Hunt unveils £55bn fiscal squeeze as UK economic outlook darkens

British households are set for the steepest fall in living standards on record and the highest tax burden since the second world war after Jeremy Hunt laid out plans to cut public spending and raise revenue to fill a £55bn fiscal hole.

The chancellor told a sombre House of Commons that a massive fiscal consolidation, including £30bn of spending cuts and £25bn of tax rises, was needed to restore Britain’s credibility and tame inflation.

“We are asking more from those who have more,” he said. But forecasts by the independent Office for Budget Responsibility highlighted the coming pain for the entire country.

The OBR, whose projections underpin the government’s efforts to restore the public finances to health after Liz Truss’s disastrous premiership, said the economy would shrink 1.4 per cent next year and would not regain pre-pandemic levels until late 2024.

It added that high inflation, forecast to remain at 7.4 per cent next year, will erode real wages. Living standards are projected to fall by the most in six decades, down 7 per cent over the two financial years to 2023-24 — despite more than £100bn of additional government support. The decline would wipe out the previous eight years’ growth.

The main goal of the chancellor’s tax rises and spending cuts was to reassure markets that the UK had returned to prudent management of the nation’s resources.

The pound fell 0.6 per cent to $1.18 against the dollar, while UK government bonds rallied after the chancellor’s speech to finish flat on the day.

While former chancellor Kwasi Kwarteng’s September ‘mini’ Budget was the largest tax-cutting plan for 50 years, Thursday’s statement was the biggest tax-raising effort for 30 years other than during the pandemic. The OBR said that by 2027-2028 Britain’s tax burden would be 37.1 per cent of gross domestic product — a postwar record.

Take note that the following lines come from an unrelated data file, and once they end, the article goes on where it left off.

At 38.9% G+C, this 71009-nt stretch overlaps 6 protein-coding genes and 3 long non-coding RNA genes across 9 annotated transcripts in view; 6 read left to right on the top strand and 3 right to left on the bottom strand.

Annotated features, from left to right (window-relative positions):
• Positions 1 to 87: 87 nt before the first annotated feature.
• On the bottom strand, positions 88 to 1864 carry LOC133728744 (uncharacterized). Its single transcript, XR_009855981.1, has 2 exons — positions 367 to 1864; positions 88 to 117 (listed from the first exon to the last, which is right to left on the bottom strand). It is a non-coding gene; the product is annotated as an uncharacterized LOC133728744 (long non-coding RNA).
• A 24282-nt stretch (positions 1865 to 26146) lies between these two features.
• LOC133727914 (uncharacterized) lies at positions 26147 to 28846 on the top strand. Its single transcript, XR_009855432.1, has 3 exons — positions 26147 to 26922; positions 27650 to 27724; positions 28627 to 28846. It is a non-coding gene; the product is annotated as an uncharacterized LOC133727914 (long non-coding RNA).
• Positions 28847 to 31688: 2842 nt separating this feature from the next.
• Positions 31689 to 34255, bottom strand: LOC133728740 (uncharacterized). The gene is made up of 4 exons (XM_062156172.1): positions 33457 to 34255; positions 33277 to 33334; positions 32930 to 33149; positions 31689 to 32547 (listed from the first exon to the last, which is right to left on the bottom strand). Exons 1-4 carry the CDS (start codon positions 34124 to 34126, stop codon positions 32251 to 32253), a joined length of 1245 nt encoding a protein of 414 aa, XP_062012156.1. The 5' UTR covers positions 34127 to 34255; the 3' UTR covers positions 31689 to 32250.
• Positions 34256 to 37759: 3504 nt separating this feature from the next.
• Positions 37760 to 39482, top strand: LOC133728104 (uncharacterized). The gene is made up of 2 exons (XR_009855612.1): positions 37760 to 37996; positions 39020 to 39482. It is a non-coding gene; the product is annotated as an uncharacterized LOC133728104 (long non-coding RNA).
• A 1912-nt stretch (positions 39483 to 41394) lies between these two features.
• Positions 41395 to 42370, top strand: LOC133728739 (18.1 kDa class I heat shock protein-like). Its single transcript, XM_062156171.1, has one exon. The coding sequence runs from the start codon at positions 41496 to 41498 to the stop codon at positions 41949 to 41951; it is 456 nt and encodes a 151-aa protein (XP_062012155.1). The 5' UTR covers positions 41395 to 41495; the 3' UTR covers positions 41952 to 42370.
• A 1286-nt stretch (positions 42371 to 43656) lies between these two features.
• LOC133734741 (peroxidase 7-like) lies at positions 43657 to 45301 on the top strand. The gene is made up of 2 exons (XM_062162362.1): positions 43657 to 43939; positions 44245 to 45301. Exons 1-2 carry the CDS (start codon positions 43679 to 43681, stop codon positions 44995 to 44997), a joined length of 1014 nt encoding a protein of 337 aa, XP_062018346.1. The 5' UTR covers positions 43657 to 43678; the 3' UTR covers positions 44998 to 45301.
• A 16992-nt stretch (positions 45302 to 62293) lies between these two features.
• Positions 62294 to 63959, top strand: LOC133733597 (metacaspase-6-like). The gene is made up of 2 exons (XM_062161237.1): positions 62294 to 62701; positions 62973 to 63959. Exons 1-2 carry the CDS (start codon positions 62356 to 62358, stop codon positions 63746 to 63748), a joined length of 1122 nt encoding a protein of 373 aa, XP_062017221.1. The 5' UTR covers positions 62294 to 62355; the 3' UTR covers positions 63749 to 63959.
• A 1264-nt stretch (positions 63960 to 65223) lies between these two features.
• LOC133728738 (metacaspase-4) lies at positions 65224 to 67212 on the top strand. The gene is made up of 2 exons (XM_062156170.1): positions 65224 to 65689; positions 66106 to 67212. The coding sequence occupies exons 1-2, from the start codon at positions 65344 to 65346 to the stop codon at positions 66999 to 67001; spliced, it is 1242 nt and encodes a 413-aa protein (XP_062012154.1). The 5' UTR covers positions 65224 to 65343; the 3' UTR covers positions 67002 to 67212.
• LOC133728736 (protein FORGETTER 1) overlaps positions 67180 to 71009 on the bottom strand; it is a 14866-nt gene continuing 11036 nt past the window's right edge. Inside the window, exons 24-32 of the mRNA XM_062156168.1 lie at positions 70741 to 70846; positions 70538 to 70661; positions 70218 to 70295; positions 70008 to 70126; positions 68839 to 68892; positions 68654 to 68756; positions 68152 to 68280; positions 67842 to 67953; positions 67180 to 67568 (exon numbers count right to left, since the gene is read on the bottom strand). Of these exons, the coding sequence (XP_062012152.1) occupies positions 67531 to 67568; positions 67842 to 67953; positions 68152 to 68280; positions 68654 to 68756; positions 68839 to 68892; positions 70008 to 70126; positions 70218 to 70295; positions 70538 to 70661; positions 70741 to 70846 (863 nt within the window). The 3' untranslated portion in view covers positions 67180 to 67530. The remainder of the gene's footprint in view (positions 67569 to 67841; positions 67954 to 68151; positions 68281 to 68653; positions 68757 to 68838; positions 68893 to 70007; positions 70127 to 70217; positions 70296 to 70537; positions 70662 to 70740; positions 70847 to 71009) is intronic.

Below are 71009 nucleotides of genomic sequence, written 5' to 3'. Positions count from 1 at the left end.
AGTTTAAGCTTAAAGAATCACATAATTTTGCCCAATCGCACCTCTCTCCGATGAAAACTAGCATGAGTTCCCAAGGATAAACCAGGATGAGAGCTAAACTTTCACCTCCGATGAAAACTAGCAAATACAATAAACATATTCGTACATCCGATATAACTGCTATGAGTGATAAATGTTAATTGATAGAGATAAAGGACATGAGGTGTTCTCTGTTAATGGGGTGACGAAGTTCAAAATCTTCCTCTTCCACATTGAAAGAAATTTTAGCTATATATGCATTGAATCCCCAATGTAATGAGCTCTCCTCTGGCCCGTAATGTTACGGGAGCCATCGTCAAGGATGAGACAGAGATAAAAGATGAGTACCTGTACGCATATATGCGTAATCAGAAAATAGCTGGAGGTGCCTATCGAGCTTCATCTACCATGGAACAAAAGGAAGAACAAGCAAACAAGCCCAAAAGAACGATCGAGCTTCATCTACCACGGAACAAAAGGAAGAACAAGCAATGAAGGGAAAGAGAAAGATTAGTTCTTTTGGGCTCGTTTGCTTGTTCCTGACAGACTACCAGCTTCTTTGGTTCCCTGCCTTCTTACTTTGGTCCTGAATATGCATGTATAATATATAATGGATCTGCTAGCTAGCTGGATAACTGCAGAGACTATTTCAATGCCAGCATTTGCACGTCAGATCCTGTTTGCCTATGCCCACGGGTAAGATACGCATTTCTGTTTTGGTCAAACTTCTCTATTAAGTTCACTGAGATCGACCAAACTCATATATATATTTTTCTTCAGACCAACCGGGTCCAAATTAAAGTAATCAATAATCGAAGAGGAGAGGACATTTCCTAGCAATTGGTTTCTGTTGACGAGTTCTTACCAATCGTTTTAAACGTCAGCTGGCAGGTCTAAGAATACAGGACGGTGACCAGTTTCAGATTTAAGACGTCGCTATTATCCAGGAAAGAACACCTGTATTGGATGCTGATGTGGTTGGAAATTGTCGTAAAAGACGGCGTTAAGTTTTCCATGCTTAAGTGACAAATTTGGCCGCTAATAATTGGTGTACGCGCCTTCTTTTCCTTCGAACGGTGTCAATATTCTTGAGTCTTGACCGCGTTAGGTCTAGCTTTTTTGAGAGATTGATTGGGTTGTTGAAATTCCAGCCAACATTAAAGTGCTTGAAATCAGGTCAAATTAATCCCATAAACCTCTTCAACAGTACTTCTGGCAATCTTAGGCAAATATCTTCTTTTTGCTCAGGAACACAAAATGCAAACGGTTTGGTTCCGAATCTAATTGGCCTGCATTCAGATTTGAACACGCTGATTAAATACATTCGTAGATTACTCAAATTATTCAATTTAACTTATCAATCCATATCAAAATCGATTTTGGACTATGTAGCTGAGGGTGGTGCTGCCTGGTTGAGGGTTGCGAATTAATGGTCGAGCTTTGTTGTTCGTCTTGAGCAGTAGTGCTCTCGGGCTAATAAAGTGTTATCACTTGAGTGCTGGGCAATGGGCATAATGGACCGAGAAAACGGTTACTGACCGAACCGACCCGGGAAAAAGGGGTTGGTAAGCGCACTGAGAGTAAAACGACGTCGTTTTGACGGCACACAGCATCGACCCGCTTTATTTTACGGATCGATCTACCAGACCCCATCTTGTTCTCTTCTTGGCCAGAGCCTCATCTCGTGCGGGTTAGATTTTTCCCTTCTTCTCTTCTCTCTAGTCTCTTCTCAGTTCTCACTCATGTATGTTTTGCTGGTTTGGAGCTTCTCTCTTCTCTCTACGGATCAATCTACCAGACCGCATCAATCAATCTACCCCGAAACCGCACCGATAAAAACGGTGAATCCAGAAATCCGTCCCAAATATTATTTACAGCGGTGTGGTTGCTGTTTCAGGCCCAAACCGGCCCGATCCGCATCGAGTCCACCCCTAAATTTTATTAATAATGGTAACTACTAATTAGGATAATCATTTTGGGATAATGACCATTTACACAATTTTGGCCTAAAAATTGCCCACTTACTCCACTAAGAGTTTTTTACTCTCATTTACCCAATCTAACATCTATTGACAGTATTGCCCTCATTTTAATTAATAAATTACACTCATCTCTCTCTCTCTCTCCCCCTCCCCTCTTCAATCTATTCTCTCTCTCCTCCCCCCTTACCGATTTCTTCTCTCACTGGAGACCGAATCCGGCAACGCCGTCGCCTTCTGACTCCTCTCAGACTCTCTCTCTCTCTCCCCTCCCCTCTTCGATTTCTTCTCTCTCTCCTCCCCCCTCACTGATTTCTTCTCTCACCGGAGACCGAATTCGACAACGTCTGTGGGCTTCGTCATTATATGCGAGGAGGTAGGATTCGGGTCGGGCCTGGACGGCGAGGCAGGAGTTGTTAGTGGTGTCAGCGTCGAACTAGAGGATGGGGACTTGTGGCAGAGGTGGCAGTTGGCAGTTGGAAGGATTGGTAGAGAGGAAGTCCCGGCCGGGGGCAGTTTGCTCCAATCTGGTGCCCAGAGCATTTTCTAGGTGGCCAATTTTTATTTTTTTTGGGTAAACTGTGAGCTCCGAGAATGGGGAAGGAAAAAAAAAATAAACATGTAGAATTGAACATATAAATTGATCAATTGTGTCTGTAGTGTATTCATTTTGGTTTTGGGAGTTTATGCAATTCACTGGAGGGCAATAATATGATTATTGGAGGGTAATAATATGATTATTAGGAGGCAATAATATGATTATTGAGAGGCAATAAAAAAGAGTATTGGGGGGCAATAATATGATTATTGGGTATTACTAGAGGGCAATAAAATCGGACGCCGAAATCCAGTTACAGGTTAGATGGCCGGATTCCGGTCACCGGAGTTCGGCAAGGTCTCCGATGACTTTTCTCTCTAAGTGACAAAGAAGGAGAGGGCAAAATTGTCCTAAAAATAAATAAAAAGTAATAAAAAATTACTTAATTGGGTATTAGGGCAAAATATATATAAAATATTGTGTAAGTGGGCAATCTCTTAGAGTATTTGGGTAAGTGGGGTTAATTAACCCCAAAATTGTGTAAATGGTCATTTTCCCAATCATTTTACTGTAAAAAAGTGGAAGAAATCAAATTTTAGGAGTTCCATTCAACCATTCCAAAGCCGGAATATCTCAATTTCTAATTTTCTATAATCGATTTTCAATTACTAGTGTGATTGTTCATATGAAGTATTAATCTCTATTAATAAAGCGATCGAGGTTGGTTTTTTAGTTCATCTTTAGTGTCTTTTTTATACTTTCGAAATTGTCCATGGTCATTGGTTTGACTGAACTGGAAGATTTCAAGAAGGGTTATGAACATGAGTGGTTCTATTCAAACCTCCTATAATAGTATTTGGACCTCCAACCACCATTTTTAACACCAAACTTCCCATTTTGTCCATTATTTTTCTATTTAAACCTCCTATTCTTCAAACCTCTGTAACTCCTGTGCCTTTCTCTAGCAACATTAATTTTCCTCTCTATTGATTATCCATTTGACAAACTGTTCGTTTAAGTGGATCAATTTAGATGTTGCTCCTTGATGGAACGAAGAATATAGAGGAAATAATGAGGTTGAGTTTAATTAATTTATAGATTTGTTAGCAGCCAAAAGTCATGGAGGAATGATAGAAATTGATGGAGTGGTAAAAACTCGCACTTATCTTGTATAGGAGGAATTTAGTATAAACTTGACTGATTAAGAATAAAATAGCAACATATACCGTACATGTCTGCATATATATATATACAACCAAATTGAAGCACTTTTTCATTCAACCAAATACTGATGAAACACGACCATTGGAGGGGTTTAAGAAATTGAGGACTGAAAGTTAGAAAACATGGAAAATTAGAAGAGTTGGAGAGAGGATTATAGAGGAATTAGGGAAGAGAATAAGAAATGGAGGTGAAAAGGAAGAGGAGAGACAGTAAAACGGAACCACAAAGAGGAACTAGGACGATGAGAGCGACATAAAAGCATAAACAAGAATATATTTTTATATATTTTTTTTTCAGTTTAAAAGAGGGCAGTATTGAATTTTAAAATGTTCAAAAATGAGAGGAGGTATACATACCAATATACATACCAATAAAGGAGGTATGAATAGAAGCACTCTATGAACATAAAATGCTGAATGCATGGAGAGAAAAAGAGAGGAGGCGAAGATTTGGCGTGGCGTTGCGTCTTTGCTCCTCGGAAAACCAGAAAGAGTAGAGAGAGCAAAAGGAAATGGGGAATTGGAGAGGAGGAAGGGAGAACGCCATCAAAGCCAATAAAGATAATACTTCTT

Much of the fiscal consolidation, including “stealth” rises in taxes and a big squeeze on public spending, is scheduled for the years after an expected general election in 2024. Rachel Reeves, Labour Treasury spokesperson, said it was intended as an election “trap” for her party.

But one of the biggest increases in taxation — freezing national insurance thresholds for businesses — will take effect from April 2023 and raise £5.8bn by 2028. A windfall tax on energy companies will raise £14bn next year.

Some £35bn in savings, by far the fiscal consolidation’s biggest component, will come from holding down public spending during the next parliament while freezing capital spending.

But Hunt provided an extra £5bn a year for health and social services and a further £3bn for schools for the next two financial years to soften the blow of rising inflation.

He also announced inflation-linked increases for pensioners and those on benefits, confirming that he was keeping the “pensions triple lock”. He said: “To be British is to be compassionate.”

The chancellor insisted the tax rises and spending cuts were required by an “international crisis” and played down the idea that any of the problems were homegrown. “It is a recession made in Russia, a recovery made in Britain,” he said.

Hunt said Britain’s debt would fall as a share of GDP by the end of the five-year forecast provided by the OBR, which was sidelined by Kwarteng.

The chancellor said his principal objective was to help the Bank of England defeat inflation, which hit a 41-year high of 11.1 per cent in October.

His tax-raising measures include a cut in the threshold for the 45 per cent top rate of tax from £150,000 to £125,000. The burden of dividend taxes and capital gains tax will also rise.

He said average household energy bills would be capped at £3,000 a year from April for everyone, while the most vulnerable would receive special help.

The chancellor also confirmed that EU rules governing the insurance sector, Solvency II, would be rewritten to release “tens of billions of pounds” of capital to be spent on infrastructure. The Sizewell C nuclear power station would be built.